Spring Has Arrived

How do I know that it’s springtime in southern Arizona?  Well, the weather is an obvious tipoff.  We’re in the midst of the warmest (even hottest!) February ever recorded in these parts.  For the last couple of weeks we’ve seen day after day of temperatures in the mid-upper 80s, with no end in sight.  All kinds of plants are putting out new growth or blooming.  Another sign of spring would be an active rattlesnake.  I haven’t seen one of those, yet, but any day . . . . .

Here’s yet another sure sign that spring has arrived.  Red-winged Blackbirds have begun their breeding season.  When blackbird breeding season begins the males of the species take up prominent positions on high points in the local marshlands and they sing their brains out, hoping to attract female admirers.  At Sweetwater Wetlands, for example, early mornings are offering a chorus of these operatic birds.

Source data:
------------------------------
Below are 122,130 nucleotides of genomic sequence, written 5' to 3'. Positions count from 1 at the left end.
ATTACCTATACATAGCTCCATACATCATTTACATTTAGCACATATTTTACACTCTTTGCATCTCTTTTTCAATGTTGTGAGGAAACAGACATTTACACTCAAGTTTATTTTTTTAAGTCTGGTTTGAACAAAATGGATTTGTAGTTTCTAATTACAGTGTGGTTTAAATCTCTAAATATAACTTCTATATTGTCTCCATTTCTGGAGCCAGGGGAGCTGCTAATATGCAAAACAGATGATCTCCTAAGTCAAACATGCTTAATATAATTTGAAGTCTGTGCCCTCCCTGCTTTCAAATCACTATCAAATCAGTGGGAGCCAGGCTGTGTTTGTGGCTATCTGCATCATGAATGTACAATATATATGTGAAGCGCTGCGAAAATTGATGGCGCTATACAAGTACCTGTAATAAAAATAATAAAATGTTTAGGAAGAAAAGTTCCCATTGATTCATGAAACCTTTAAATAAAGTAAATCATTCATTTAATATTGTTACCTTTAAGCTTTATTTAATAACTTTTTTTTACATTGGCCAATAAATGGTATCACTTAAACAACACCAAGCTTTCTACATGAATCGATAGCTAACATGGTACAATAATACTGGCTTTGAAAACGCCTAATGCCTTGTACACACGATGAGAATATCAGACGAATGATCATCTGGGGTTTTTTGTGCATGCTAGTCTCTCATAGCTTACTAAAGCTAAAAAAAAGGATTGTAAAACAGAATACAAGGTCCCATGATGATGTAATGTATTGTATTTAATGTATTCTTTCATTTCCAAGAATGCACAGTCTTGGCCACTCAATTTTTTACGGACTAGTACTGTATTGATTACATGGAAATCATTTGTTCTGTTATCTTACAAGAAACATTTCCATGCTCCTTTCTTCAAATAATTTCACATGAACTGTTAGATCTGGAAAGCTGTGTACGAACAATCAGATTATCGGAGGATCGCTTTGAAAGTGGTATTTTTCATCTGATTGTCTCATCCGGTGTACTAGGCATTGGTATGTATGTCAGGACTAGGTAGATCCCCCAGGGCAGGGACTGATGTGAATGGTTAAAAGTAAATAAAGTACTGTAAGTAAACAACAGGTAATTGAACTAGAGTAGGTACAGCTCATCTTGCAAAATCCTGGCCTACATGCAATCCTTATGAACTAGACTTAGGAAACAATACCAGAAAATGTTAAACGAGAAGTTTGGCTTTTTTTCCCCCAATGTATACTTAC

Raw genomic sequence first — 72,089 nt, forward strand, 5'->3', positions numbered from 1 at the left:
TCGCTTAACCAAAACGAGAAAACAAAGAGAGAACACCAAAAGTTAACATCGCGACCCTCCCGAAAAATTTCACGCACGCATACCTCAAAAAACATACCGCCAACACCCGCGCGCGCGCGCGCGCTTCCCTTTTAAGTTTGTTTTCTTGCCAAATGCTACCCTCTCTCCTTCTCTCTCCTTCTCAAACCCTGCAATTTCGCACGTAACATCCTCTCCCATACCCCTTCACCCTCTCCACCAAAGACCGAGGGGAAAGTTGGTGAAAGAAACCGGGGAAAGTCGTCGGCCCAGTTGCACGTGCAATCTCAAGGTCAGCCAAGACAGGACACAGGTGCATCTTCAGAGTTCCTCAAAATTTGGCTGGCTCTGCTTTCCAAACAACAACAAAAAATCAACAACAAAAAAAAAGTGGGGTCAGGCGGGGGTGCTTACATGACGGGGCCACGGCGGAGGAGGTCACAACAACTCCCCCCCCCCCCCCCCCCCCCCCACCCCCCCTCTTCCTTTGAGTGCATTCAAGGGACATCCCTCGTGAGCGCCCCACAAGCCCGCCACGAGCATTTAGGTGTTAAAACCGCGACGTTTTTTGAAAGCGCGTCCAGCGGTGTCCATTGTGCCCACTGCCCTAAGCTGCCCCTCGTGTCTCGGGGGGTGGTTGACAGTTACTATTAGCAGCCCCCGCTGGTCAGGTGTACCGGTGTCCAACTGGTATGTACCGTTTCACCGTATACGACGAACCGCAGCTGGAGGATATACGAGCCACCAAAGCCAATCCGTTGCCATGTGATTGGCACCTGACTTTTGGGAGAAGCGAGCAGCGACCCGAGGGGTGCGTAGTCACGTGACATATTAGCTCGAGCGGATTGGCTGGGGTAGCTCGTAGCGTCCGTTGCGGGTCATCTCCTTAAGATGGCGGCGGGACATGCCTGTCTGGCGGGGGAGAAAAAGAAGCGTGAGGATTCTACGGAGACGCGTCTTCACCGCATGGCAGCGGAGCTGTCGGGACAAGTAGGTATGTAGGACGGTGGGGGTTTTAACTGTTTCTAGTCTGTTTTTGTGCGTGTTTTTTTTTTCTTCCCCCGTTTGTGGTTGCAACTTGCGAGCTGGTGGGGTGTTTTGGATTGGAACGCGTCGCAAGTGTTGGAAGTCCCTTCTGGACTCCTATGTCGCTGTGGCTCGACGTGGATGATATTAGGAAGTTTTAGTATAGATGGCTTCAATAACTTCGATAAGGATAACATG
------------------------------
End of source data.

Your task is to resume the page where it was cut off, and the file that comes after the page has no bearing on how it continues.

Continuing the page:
I photographed this guy the other morning.  It was an overcast early morning but the cloud cover didn’t deter the blackbird from singing, not one bit.  I like the lighting in these two photos because it somehow makes the bird’s scarlet and gold epaulets stand out even more than they otherwise would.

_N4B0131 copy

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Right now, there are a few dozen early morning singers at the wetlands.  In another week or two there will be hundreds of them.  The noise can be deafening when they’re all singing at once, but it is music to my ears.

Images made with a Canon 5Diii, 400 DO, aperture priority setting, ISO 1250.  The first image shot at f6.3 @ 1/640.  The second shot at f6.3 @ 1/1250.

2 responses to “Spring Has Arrived”

  1. Paule Hjertaas says :

    flowers blooming in Tucson….

    On Sun, Feb 21, 2016 at 4:24 PM, Sonoran Images wrote:

    > stevenkessel posted: “How do I know that it’s springtime in southern > Arizona? Well, the weather is an obvious tipoff. We’re in the midst of > the warmest (even hottest!) February ever recorded in these parts. For the > last couple of weeks we’ve seen day after day of temperatur” >

  2. tkiiatmindspringcom says :

    It always amazes me how these seemingly substantial birds manage to balance on such fragile-looking reeds.

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